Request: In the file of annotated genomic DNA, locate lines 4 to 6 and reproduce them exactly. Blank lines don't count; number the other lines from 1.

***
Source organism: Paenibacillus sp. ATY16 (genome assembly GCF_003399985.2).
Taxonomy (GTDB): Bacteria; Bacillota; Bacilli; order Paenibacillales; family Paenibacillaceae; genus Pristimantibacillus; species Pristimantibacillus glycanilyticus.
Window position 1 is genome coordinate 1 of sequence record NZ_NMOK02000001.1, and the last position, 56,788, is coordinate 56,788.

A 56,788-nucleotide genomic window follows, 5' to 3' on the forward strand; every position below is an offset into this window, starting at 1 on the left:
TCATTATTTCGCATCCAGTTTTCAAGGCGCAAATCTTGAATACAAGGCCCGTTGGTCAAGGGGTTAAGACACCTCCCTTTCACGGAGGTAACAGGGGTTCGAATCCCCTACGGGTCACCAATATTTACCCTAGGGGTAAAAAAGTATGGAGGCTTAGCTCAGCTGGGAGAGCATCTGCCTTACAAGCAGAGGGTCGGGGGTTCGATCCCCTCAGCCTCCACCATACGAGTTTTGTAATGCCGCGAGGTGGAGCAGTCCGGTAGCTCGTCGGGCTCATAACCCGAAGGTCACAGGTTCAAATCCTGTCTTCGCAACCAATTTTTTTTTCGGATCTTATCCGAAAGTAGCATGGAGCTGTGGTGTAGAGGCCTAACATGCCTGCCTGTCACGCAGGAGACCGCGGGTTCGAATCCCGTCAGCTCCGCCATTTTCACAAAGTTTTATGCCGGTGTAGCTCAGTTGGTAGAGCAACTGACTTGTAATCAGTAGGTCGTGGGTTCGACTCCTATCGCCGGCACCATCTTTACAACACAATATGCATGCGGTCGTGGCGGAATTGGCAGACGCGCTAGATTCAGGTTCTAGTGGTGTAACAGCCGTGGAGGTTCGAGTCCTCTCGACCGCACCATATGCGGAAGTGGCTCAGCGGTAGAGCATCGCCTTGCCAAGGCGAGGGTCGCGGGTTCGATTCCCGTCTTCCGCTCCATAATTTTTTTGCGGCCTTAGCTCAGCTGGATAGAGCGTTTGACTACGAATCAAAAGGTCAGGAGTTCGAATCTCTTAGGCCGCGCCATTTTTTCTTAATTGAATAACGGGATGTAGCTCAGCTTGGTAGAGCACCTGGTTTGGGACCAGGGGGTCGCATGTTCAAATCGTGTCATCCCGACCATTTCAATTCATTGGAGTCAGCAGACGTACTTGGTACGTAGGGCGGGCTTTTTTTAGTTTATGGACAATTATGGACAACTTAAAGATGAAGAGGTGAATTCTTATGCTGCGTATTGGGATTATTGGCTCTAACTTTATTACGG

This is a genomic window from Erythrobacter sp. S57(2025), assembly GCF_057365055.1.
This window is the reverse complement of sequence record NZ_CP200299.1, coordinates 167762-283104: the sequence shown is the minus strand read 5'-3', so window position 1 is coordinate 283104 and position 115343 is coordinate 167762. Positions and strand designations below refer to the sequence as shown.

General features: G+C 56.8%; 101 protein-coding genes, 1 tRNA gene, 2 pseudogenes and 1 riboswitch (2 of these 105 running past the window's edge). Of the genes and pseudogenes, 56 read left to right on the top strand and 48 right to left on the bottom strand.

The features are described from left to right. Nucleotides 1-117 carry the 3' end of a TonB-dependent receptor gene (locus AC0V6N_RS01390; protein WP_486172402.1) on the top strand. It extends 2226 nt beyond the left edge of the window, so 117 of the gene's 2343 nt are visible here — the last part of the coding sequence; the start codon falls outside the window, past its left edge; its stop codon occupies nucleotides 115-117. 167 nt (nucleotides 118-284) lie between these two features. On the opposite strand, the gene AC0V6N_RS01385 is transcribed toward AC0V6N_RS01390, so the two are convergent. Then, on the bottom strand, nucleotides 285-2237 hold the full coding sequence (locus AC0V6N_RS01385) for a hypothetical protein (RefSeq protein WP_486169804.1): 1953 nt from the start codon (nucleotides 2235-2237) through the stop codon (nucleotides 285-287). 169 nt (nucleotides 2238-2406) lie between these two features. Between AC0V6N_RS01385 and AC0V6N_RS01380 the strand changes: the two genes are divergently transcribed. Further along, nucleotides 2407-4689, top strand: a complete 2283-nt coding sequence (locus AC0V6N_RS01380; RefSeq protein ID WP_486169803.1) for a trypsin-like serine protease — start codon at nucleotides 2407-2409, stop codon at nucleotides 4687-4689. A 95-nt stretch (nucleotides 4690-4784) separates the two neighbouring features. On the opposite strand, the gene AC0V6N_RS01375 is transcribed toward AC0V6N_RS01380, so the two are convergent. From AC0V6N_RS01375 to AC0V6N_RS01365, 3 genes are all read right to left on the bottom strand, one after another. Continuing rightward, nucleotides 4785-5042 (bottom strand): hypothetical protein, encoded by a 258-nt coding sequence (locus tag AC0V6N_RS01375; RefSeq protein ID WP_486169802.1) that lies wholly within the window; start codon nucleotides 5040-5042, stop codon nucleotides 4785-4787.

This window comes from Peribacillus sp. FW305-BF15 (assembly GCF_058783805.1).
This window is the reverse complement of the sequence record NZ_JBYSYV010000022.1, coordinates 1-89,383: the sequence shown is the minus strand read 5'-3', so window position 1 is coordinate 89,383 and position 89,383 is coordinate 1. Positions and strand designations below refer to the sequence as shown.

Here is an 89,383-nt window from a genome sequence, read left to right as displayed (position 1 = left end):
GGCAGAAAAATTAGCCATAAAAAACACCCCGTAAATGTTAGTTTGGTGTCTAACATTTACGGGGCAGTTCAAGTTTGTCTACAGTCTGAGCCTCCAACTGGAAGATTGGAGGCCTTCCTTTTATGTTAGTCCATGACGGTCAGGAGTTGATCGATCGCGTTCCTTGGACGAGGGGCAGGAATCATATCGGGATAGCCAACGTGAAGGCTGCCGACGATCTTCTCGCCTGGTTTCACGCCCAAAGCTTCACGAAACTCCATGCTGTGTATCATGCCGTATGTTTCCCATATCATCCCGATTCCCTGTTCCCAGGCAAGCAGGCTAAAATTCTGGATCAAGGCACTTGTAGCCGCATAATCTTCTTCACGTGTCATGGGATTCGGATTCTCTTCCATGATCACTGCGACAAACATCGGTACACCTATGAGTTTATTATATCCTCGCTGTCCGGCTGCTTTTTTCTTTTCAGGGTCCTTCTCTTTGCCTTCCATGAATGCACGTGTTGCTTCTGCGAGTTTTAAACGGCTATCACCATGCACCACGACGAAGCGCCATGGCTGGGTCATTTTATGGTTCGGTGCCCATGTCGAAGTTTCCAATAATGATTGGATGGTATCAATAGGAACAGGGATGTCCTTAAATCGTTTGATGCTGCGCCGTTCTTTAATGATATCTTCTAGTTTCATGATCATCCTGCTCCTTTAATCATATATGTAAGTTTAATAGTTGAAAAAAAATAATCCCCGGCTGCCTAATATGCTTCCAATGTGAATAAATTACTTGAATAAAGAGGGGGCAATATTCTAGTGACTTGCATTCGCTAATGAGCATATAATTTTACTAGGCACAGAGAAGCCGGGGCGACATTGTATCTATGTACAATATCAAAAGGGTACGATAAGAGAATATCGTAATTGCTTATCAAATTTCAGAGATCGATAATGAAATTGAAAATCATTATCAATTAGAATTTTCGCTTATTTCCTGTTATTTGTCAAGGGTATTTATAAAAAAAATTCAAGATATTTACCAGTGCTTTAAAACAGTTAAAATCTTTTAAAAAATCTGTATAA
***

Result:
A 56,788-nucleotide genomic window follows, 5' to 3' on the forward strand; every position below is an offset into this window, starting at 1 on the left:
TCATTATTTCGCATCCAGTTTTCAAGGCGCAAATCTTGAATACAAGGCCCGTTGGTCAAGGGGTTAAGACACCTCCCTTTCACGGAGGTAACAGGGGTTCGAATCCCCTACGGGTCACCAATATTTACCCTAGGGGTAAAAAAGTATGGAGGCTTAGCTCAGCTGGGAGAGCATCTGCCTTACAAGCAGAGGGTCGGGGGTTCGATCCCCTCAGCCTCCACCATACGAGTTTTGTAATGCCGCGAGGTGGAGCAGTCCGGTAGCTCGTCGGGCTCATAACCCGAAGGTCACAGGTTCAAATCCTGTCTTCGCAACCAATTTTTTTTTCGGATCTTATCCGAAAGTAGCATGGAGCTGTGGTGTAGAGGCCTAACATGCCTGCCTGTCACGCAGGAGACCGCGGGTTCGAATCCCGTCAGCTCCGCCATTTTCACAAAGTTTTATGCCGGTGTAGCTCAGTTGGTAGAGCAACTGACTTGTAATCAGTAGGTCGTGGGTTCGACTCCTATCGCCGGCACCATCTTTACAACACAATATGCATGCGGTCGTGGCGGAATTGGCAGACGCGCTAGATTCAGGTTCTAGTGGTGTAACAGCCGTGGAGGTTCGAGTCCTCTCGACCGCACCATATGCGGAAGTGGCTCAGCGGTAGAGCATCGCCTTGCCAAGGCGAGGGTCGCGGGTTCGATTCCCGTCTTCCGCTCCATAATTTTTTTGCGGCCTTAGCTCAGCTGGATAGAGCGTTTGACTACGAATCAAAAGGTCAGGAGTTCGAATCTCTTAGGCCGCGCCATTTTTTCTTAATTGAATAACGGGATGTAGCTCAGCTTGGTAGAGCACCTGGTTTGGGACCAGGGGGTCGCATGTTCAAATCGTGTCATCCCGACCATTTCAATTCATTGGAGTCAGCAGACGTACTTGGTACGTAGGGCGGGCTTTTTTTAGTTTATGGACAATTATGGACAACTTAAAGATGAAGAGGTGAATTCTTATGCTGCGTATTGGGATTATTGGCTCTAACTTTATTACGG

This is a genomic window from Erythrobacter sp. S57(2025), assembly GCF_057365055.1.